Westpac has blamed its breaches of anti-money laundering and counter-terrorism financing laws on deficient processes, poor understanding and lack of resources.
The country’s second-largest bank has released the findings of an investigation into its money laundering and child exploitation scandal and says the failures occurred due to a mix of technology and human error, and not “intentional wrongdoing”.
“While the compliance failures were serious, the problems were faults of omission. There was no evidence of intentional wrongdoing,” Westpac chief executive Peter King said in a statement.
The Australian Transaction Reports and Analysis Centre (AUSTRAC) has accused the bank of failing anti-money laundering and counterterrorism laws on reporting transactions on 23 million occasions.
The financial crimes watchdog last November filed civil proceedings in the Federal Court against Westpac, forcing the bank to set aside $900 million for a potential legal penalty.
Westpac in January set up an external advisory panel, comprising former NBN chairman Ziggy Switkowski, former Sydney Water CEO Kerry Schott and BCG Australia co-founder Colin Carter to review the board’s risk governance and accountability.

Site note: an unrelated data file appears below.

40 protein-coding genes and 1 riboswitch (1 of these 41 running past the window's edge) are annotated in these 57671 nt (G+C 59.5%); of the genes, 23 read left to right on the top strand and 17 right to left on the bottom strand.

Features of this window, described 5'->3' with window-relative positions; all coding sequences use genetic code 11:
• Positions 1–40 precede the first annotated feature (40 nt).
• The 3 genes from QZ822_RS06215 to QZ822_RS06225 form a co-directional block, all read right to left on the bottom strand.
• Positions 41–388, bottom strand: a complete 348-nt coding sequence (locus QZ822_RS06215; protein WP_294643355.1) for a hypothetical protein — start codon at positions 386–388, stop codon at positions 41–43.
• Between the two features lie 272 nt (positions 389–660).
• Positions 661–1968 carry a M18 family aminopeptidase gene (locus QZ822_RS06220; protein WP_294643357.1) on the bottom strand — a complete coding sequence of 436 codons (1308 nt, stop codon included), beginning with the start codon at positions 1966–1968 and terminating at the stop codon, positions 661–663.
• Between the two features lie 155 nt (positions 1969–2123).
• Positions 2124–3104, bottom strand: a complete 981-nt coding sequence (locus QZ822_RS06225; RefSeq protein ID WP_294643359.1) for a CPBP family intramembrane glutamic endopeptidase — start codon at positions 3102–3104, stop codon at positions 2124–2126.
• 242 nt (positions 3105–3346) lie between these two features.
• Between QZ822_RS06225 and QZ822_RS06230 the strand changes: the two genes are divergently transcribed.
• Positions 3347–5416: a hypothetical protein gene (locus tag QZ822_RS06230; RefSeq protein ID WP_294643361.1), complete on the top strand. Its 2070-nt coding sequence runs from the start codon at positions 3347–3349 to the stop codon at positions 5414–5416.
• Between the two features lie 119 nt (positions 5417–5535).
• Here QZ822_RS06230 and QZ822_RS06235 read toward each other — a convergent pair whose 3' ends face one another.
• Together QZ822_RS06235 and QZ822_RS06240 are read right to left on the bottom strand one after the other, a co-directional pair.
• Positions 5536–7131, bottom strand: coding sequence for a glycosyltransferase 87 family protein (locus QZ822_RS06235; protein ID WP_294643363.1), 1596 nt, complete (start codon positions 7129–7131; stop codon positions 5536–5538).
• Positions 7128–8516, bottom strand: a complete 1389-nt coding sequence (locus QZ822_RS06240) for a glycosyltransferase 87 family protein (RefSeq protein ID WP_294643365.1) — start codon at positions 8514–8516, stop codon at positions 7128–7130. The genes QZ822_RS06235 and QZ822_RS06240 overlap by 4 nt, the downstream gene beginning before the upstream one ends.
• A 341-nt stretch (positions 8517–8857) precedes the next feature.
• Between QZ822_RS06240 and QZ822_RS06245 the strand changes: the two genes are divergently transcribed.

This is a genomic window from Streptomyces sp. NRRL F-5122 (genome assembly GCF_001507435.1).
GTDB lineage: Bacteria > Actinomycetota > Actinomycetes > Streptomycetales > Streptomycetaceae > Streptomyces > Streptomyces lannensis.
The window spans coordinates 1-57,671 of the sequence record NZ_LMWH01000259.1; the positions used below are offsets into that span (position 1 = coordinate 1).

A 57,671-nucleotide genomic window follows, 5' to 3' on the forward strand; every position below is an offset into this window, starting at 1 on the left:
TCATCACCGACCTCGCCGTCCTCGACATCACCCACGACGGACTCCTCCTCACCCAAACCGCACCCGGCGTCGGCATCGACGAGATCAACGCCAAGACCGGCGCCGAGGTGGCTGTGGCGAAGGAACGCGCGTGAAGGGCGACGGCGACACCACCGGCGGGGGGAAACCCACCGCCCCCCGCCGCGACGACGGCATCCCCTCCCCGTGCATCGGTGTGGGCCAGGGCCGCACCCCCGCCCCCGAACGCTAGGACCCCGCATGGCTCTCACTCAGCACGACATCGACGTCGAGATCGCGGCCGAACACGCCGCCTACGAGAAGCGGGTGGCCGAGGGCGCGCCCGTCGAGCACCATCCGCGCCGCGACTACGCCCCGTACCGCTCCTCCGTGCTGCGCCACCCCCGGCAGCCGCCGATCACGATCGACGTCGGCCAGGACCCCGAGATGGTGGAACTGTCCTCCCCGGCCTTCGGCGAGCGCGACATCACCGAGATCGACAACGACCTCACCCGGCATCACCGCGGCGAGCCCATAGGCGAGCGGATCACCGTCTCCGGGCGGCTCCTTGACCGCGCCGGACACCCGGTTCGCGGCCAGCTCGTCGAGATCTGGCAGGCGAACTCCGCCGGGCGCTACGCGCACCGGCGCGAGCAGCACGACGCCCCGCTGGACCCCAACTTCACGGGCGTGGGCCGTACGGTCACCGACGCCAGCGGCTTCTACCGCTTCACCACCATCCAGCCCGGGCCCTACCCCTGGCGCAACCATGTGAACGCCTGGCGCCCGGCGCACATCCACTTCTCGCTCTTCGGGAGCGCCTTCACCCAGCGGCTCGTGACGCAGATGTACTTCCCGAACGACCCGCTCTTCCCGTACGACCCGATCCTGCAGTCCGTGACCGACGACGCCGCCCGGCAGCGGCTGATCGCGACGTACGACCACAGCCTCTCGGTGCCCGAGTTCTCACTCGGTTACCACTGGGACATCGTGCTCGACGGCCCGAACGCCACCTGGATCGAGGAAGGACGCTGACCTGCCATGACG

The failure properly to adhere to AUSTRAC guidance for child exploitation risk in respect of some products occurred due to deficient financial crime processes, compounded by poor individual judgements, the bank said on Thursday.
The failure concerning International Funds Transfer Instructions (IFTIs) non-reporting occurred due to a mix of technology and human error dating to 2009.
“Consequences that have been applied to individuals include significant remuneration impacts and disciplinary actions,” Mr King said.
“A number of relevant staff” had already left the company, he said.
The scandal led to then Westpac chief executive Brian Hartzer and chairman Lindsay Maxsted stepping down, followed by a string of senior management changes.